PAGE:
Date of Award:
Master of Science (MS)
James P. Dobrowolski
Riparian cottonwoods (populus spp.) are keystone pioneer species that contribute to critical streamside and in-stream habitats, water quality, and aesthetic and recreational value. Land use and river regulation have caused a widespread reduction in the extent and regeneration of this genus. The majority of research on Populus species' reproduction has examined seedling recruitment that dominates in wide alluvial valleys. In contrast, I evaluated reproductive strategies of Populus angustifoliain mountain valleys. Research was conducted in northern Utah on the Little Bear River, a gravel-bedded stream that flows north out of the Bear River Range onto deposits of Ancient Lake Bonneville. I used allozyme electrophoretic data and vegetation mapping to investigate recruitment mechanisms of cottonwoods at two steep, confined mountain valley sites and two wide, alluvial valley sites. Allozyme electrophoretic analysis on samples from sites one through four revealed 60%, 69%, 86%, and 84% clonal recruitment, respectively. The size of cottonwood clones may be on the order of 200-300 m in this system. Vegetation mapping supported allozyme data and suggested that clonal recruitment dominates the system.
I also collected data at four sites containing no cottonwoods to compare hydrogeomorphic influences at non-cottonwood (NC) sites and cottonwood recruitment (CR) sites. CR sites possess a distinctive geomorphic template relative to NC sites and this template may facilitate root disturbance resulting in clonal recruitment. A high frequency of woody debris and mid-channel islands characterizes CR sites. Channels at CR sites are less entrenched, more sinuous, and exhibit larger bankfull channel width and width to depth ratios, and finer grain sizes than channels at NC sites. At CR sites, estimates of bankfull average boundary shear stress and unit stream power are less compared to those at NC sites.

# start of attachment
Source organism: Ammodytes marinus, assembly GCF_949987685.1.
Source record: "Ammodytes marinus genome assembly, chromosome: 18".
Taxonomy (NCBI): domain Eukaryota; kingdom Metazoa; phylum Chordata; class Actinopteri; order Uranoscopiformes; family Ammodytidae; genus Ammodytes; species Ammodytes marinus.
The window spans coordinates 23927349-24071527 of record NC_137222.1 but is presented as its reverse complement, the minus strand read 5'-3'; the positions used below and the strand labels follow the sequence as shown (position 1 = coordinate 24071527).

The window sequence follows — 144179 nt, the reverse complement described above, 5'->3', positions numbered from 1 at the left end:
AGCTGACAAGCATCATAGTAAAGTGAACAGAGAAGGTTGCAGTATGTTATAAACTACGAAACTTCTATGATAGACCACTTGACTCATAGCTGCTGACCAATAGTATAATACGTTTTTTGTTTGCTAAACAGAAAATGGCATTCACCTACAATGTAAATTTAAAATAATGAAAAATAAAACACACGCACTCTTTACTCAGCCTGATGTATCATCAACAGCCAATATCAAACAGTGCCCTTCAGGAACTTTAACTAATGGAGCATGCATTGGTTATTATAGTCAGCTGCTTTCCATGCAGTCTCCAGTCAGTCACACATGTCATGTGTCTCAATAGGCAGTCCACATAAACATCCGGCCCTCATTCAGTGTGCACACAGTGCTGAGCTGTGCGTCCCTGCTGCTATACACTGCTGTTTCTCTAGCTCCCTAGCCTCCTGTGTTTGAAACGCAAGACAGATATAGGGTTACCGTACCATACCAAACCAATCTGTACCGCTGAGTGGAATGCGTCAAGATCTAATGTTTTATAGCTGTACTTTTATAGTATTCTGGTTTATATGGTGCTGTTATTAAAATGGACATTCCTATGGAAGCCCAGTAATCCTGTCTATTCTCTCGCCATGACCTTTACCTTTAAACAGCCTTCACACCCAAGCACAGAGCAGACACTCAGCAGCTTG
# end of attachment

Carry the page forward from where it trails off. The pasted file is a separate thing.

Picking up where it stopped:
Cottonwood recruitment models that typically describe seedling reproduction in alluvial valley environments do not apply in narrow, steep-gradient environments. I found clonal recruitment of cottonwoods to correlate spatially and temporally with channel and root disturbance associated with rain on snow events on the order of the 25-30-yr flood event.
Roberts, Michael D., "Hydrogeomorphic Factors Influencing Clonal Recruitment of Cottonwoods in Mountain Valleys" (1999). All Graduate Theses and Dissertations. 4426.
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